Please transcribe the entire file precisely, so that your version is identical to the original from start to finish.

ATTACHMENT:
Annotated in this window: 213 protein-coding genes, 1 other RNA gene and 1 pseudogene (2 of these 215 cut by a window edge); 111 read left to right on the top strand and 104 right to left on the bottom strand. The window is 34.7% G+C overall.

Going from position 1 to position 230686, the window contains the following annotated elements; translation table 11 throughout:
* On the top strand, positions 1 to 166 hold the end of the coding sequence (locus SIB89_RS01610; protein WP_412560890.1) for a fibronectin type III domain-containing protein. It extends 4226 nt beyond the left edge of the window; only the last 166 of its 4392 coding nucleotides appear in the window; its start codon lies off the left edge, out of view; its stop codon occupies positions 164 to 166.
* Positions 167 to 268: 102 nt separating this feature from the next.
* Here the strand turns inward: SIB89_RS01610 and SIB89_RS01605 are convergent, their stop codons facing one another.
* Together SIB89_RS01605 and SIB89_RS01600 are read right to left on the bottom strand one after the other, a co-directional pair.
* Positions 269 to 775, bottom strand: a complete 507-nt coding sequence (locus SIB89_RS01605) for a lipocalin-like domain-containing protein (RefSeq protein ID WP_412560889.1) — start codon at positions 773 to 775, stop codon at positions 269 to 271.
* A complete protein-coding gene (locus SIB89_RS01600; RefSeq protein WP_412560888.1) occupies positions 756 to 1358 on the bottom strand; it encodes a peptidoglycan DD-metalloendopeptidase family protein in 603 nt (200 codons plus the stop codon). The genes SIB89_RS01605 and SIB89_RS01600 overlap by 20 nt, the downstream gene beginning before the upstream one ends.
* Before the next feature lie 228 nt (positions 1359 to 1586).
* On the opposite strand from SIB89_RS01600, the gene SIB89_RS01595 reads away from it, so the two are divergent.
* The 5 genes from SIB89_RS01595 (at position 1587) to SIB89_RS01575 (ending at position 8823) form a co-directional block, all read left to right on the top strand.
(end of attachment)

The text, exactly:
Annotated in this window: 213 protein-coding genes, 1 other RNA gene and 1 pseudogene (2 of these 215 cut by a window edge); 111 read left to right on the top strand and 104 right to left on the bottom strand. The window is 34.7% G+C overall.

Going from position 1 to position 230686, the window contains the following annotated elements; translation table 11 throughout:
* On the top strand, positions 1 to 166 hold the end of the coding sequence (locus SIB89_RS01610; protein WP_412560890.1) for a fibronectin type III domain-containing protein. It extends 4226 nt beyond the left edge of the window; only the last 166 of its 4392 coding nucleotides appear in the window; its start codon lies off the left edge, out of view; its stop codon occupies positions 164 to 166.
* Positions 167 to 268: 102 nt separating this feature from the next.
* Here the strand turns inward: SIB89_RS01610 and SIB89_RS01605 are convergent, their stop codons facing one another.
* Together SIB89_RS01605 and SIB89_RS01600 are read right to left on the bottom strand one after the other, a co-directional pair.
* Positions 269 to 775, bottom strand: a complete 507-nt coding sequence (locus SIB89_RS01605) for a lipocalin-like domain-containing protein (RefSeq protein ID WP_412560889.1) — start codon at positions 773 to 775, stop codon at positions 269 to 271.
* A complete protein-coding gene (locus SIB89_RS01600; RefSeq protein WP_412560888.1) occupies positions 756 to 1358 on the bottom strand; it encodes a peptidoglycan DD-metalloendopeptidase family protein in 603 nt (200 codons plus the stop codon). The genes SIB89_RS01605 and SIB89_RS01600 overlap by 20 nt, the downstream gene beginning before the upstream one ends.
* Before the next feature lie 228 nt (positions 1359 to 1586).
* On the opposite strand from SIB89_RS01600, the gene SIB89_RS01595 reads away from it, so the two are divergent.
* The 5 genes from SIB89_RS01595 (at position 1587) to SIB89_RS01575 (ending at position 8823) form a co-directional block, all read left to right on the top strand.